South Korea s three mobile operators - SK Telecom, KT and LG Uplus - have released their latest operational data for the quarter ended March ----. This has enabled BMI to review and update, where appropriate, forecasts for all sectors in this report. ...Furthermore, mobile virtual network operators are on track to be introduced in H---, and we expect their entry to help lower tariff rates and capture niche and untapped markets. The Korea Communications Commission (KCC) has recognised the potential of near field communications and has roped in stakeholders - mobile operators, handset equipment manufacturers, financial institutions, billing service providers and government organisations - to form the Grand NFC Korea Alliance. We believe that this move to bring rivals onboard is largely to eliminate the issue of different technological standards that are not compatible, and to ensure the entire industry moves in the same direction while the market is still in its infancy. ...Meanwhile, we see disinflation taking hold in South Korea as headline consumer price inflation (CPI) eased to -.- y-o-y in May from -.- in April, the second straight month of deceleration. We expect inflationary pressures easing gradually in the coming months, which should translate to the KCC allaying pressure on South Korean mobile operators to reduce tariff rates.
Euromonitor International provides global strategic intelligence on industries, countries and consumers. Euromonitor publishes reports on over 180 sectors across 80 countries, using a network of over 600 analysts.
This quantitative analysis provides a fascinating glimpse into auditor tenure and financial officer turnover since the financial crisis of 2008. Over 18 pages of charts and tables measure the impact on the Russell 3000.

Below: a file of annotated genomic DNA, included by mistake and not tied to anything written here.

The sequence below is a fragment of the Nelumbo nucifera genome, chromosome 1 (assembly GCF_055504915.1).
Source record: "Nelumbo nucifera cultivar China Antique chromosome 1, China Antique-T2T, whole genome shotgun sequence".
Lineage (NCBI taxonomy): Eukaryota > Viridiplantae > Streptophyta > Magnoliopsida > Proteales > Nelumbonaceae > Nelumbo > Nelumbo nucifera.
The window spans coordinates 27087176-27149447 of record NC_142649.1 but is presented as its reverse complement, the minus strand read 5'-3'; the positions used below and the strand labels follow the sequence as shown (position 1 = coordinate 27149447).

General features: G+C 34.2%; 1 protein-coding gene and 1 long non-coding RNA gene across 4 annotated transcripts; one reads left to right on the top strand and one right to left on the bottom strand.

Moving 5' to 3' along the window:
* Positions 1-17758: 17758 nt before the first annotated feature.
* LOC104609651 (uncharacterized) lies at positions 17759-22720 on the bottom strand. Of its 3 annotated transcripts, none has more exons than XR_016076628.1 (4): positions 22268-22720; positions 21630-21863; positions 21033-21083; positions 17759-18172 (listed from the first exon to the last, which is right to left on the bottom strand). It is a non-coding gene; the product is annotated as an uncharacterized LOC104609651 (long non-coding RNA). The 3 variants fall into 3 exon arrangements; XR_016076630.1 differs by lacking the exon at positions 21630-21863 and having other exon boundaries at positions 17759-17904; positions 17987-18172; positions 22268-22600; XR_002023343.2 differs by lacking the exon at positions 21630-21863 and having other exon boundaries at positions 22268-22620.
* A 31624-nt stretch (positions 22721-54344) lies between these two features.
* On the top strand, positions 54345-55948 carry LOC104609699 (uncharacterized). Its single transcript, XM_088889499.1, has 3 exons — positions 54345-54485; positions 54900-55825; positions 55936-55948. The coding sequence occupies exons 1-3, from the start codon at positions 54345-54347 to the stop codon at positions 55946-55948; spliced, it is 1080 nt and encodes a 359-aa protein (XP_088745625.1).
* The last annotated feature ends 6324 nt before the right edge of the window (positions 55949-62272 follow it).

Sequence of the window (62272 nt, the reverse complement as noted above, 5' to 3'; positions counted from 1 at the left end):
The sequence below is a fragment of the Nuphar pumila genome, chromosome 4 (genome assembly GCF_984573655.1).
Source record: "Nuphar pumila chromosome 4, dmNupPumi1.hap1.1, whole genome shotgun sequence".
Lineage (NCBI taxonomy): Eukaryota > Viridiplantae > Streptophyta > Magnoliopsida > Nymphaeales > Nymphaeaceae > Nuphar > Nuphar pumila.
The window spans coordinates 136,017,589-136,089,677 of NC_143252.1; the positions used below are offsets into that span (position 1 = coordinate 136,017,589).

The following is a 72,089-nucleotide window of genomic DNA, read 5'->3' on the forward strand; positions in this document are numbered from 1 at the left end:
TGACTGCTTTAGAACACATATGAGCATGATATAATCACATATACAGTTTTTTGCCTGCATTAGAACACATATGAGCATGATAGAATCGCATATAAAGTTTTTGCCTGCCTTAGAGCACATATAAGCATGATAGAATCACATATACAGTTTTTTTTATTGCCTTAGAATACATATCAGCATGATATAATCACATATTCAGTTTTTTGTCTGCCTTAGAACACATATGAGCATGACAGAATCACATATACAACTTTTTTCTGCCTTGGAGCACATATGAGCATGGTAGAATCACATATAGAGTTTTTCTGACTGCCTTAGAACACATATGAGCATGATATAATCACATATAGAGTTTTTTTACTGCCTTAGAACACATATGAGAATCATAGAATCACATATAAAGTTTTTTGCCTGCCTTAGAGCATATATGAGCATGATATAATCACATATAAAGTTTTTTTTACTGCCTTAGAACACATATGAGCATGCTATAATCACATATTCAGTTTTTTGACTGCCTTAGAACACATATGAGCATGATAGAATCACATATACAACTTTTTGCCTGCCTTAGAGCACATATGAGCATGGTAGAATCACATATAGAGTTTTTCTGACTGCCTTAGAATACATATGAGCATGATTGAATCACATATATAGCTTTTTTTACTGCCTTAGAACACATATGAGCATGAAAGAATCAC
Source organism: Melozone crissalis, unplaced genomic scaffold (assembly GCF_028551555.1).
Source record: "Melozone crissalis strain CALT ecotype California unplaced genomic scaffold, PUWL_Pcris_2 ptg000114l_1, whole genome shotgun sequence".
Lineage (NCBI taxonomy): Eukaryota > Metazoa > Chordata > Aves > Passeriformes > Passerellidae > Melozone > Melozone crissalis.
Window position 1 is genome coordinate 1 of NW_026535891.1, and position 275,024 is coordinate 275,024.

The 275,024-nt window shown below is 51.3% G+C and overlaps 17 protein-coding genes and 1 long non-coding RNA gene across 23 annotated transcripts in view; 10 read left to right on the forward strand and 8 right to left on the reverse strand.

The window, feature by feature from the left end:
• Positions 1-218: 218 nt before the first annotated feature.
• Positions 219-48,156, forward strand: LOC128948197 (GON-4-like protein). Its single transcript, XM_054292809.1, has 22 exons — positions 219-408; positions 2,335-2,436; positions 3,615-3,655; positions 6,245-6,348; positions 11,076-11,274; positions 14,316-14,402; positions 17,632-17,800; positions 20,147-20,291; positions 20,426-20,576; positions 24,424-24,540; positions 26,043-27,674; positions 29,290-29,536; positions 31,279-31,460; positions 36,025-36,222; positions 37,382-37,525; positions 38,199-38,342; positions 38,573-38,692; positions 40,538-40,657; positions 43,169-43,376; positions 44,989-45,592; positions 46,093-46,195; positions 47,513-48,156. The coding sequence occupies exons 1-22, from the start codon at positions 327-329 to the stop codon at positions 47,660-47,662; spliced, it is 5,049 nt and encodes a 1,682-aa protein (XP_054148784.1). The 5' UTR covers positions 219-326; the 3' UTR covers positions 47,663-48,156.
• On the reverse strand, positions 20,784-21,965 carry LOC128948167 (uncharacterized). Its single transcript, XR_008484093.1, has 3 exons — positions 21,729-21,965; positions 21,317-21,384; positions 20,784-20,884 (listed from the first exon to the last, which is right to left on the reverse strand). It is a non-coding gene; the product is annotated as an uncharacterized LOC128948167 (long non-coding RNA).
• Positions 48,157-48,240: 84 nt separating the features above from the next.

Economic Resilience Will Propel A $14 Trillion North American Corporate Funding Need Over Next Five Years FromStandard & Poor’s Ratings Services
Standard & Poor's Ratings Services estimates North American nonfinancial corporations' financing needs over the next five years (2013-2017) at $13.5 trillion to $14.3 trillion, with two-thirds to be applied toward refinancing and the remainder toward new investment. The U.S. makes up the lion's share of this North American debt need, accounting for more than 90% of the total pie. Last year was a record setting year for the U.S. credit markets, while in Canada, private nonfinancial corporations' debt financing increased, but remained well below its 2007 pre-recession peak.
As far as the U.S. is concerned, we expect that companies will largely use $3.4 trillion to $4.2 trillion of new debt financing for capital expenditures--and, to a lesser extent, shareholder returns and mergers and acquisitions (M&A)--as they continue to make up for underinvestment since the Great Recession.
Liquidity is currently strong among U.S. corporations, but we expect companies to fund a meaningful portion of their needs with debt, considering currently attractive credit market conditions and the high percentage of cash sitting overseas, which we believe is unlikely to be brought back home any time soon, considering the cost of repatriation.
Financing such a large sum is not without risk. Companies' high demand for debt capital could force lenders to ration credit. U.S. policymakers may be constrained if faced with another economic downturn given the extraordinary use of their fiscal and monetary arsenals to support growth already. Still, our base-case assumption is that banks and capital markets will largely be able to meet borrowers' financing needs--in part because accommodative monetary policy will continue to be effective, but also because of the general resilience of the U.S. economy.
For details, see The Credit Cloud: Economic Resilience Will Propel A $14 Trillion North American Corporate Funding Need